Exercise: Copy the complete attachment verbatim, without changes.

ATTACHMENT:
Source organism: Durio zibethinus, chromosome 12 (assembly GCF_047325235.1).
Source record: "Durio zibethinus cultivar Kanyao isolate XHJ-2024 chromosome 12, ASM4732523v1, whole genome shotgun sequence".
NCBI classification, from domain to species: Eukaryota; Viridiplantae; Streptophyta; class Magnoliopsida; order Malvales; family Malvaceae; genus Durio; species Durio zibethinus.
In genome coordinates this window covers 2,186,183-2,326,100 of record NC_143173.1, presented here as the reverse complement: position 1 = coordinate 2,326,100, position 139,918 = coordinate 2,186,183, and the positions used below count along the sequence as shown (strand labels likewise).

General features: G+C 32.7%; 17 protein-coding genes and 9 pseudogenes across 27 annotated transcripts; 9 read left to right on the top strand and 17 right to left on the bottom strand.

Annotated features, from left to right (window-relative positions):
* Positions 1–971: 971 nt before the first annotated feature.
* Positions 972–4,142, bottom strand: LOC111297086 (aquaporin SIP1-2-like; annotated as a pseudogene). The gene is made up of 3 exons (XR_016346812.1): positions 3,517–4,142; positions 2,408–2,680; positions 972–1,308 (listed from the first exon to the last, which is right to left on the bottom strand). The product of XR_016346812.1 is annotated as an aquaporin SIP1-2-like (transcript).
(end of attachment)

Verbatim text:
Source organism: Durio zibethinus, chromosome 12 (assembly GCF_047325235.1).
Source record: "Durio zibethinus cultivar Kanyao isolate XHJ-2024 chromosome 12, ASM4732523v1, whole genome shotgun sequence".
NCBI classification, from domain to species: Eukaryota; Viridiplantae; Streptophyta; class Magnoliopsida; order Malvales; family Malvaceae; genus Durio; species Durio zibethinus.
In genome coordinates this window covers 2,186,183-2,326,100 of record NC_143173.1, presented here as the reverse complement: position 1 = coordinate 2,326,100, position 139,918 = coordinate 2,186,183, and the positions used below count along the sequence as shown (strand labels likewise).

General features: G+C 32.7%; 17 protein-coding genes and 9 pseudogenes across 27 annotated transcripts; 9 read left to right on the top strand and 17 right to left on the bottom strand.

Annotated features, from left to right (window-relative positions):
* Positions 1–971: 971 nt before the first annotated feature.
* Positions 972–4,142, bottom strand: LOC111297086 (aquaporin SIP1-2-like; annotated as a pseudogene). The gene is made up of 3 exons (XR_016346812.1): positions 3,517–4,142; positions 2,408–2,680; positions 972–1,308 (listed from the first exon to the last, which is right to left on the bottom strand). The product of XR_016346812.1 is annotated as an aquaporin SIP1-2-like (transcript).